Rewriting her story: Lamica Simmons, Class of 2015
Posted: Apr 29, 2014
When her youth pastor and his wife took Lamica Simmons to Olivet's Purple and Gold Days, she announced, “Guys, I’m going to go to Olivet.”
Her first name may be a phonetic combination of both of her parents’ names, but Lamica Simmons credits her tenacious spirit to the influence of a single mom.
“I learned about independence and autonomy at a young age,” says Lamica, who spent her childhood in Kalamazoo, Mich. “My mom didn’t have a lot of time to dote on us because she was busy providing for us.” Lamica has six siblings total and attributes their closeness to her mom’s hard work to keep the kids together.
Mirroring her mom’s never-give-up attitude, Lamica will cross the stage next year as a member of the Class of 2015 — the first in her family to graduate from college.
Discovering life at the lake
In the sixth grade, Lamica moved down the road from Indian Lake Nazarene Camp. “That’s where I first heard about Nazarenes,” she says.
And it was there that she accepted Christ into her life in the seventh grade. Working at the camp every summer since the age of 14, she says she can show anyone the exact spot on the “big stony altar” where she surrendered her life.
“A lot of my tears have been shed on that altar,” she says.
Maintaining her faith hasn’t always been easy, however; Lamica is the only Christian in her home.
“It’s hard to talk to my family about struggles, because they have such a different view on things,” she says. “But I love my family, and as I have been growing in my faith, it has been a ministry to them.”
The journey to Olivet
Everyone at camp wanted her to go to Olivet when the time for college approached, but Lamica resisted due to faith struggles she experienced during her senior year of high school. When her youth pastor and his wife took her to Purple and Gold Days, however, they were on the road home for less than an hour before she announced, “Guys, I’m going to go to Olivet.”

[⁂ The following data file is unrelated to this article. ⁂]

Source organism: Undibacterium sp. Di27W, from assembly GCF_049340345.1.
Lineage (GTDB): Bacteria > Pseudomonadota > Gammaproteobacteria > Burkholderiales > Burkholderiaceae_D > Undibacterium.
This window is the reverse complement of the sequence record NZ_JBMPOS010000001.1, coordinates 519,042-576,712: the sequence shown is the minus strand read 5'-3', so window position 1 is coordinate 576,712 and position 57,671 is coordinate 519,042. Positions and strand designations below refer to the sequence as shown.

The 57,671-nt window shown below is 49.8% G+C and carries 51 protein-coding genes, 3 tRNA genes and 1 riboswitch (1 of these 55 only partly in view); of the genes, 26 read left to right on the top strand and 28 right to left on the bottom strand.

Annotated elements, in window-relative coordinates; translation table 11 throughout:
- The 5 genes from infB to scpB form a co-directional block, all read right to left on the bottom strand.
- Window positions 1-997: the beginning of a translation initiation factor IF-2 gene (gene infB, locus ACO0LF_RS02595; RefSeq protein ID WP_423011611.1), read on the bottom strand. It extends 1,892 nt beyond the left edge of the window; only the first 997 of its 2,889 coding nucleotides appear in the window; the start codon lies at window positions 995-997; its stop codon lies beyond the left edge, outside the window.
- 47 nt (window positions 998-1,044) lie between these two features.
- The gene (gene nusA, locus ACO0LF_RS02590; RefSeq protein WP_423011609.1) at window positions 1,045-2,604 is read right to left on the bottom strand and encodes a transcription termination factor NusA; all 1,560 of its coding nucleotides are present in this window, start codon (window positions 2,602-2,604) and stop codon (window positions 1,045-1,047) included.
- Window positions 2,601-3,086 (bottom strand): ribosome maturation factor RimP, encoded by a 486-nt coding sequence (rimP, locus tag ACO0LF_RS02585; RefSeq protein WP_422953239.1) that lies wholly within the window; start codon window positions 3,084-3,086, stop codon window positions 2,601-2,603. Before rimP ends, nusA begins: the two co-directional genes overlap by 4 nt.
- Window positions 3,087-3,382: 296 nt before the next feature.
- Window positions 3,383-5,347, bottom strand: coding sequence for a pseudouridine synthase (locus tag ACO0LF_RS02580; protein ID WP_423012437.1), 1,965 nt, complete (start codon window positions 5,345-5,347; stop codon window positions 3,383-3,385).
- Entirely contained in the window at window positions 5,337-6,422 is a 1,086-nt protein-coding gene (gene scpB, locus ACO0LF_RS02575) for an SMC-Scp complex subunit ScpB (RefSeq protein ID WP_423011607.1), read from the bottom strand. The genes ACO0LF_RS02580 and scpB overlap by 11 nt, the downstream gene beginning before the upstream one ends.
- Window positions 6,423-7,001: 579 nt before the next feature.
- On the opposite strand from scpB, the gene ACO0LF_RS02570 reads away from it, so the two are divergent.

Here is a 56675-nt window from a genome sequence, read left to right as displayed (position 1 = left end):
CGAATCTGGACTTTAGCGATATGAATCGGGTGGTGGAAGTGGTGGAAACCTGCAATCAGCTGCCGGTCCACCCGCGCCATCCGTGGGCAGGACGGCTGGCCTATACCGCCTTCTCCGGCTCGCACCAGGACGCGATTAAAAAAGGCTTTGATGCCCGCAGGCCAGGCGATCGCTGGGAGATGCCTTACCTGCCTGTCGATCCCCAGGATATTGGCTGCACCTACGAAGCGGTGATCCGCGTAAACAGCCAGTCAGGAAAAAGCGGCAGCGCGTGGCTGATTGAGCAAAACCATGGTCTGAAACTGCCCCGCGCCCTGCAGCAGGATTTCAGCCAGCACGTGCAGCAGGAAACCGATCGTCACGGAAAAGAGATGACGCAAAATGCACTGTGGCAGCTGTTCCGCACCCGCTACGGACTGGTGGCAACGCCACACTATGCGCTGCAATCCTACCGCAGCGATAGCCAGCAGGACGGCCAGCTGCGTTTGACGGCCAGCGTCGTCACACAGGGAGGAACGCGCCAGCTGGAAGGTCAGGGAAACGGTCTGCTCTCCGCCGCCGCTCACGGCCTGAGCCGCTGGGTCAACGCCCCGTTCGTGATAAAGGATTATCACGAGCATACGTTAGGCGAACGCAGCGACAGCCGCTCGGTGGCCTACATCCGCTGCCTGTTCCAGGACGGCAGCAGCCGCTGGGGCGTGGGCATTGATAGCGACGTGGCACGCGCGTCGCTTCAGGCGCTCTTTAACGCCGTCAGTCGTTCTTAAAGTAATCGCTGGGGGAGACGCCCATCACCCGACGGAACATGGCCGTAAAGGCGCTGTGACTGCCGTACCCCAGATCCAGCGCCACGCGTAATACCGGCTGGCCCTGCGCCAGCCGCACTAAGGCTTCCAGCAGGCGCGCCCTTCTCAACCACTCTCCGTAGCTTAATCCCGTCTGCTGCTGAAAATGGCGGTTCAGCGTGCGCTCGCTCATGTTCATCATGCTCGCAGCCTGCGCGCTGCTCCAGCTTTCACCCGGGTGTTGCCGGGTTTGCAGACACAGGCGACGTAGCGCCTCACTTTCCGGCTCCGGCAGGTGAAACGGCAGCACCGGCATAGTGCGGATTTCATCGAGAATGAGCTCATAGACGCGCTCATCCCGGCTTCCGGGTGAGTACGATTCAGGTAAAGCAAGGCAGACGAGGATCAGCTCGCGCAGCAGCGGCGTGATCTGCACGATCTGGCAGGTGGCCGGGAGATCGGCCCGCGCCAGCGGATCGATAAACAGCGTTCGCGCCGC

Lamica is now a junior and a double major in psychology and business. She hopes to attend grad school and eventually work within the field of medical administration or sustainable studies.
A different story
Since coming to Olivet, she has been inspired by psychology professor Dr. Kristian Veit. “In every class, he makes sure to glorify God in every way,” she says. She benefits from the specific prayers he offers in class and says that they always speak right to her heart, leaving her nothing else to say but, “Alright God, I hear you.”
Lamica has learned from Dr. Veit that it is important to hold on to Christian principles in a secular world.
“It is a dangerous world, and we need good people like Lamica out there to say, ‘Let me tell you what happened to me,’” says Dr. Veit.
“Everyone has a different story,” says Lamica. “The good thing is that God meets us where we are.”
Dr. Veit recognizes the value of Lamica’s story and says that she is an “absolute joy.”
“She works hard, and she wants to ‘get it’. She wants to succeed. Lamica is going to do the work and take responsibility.”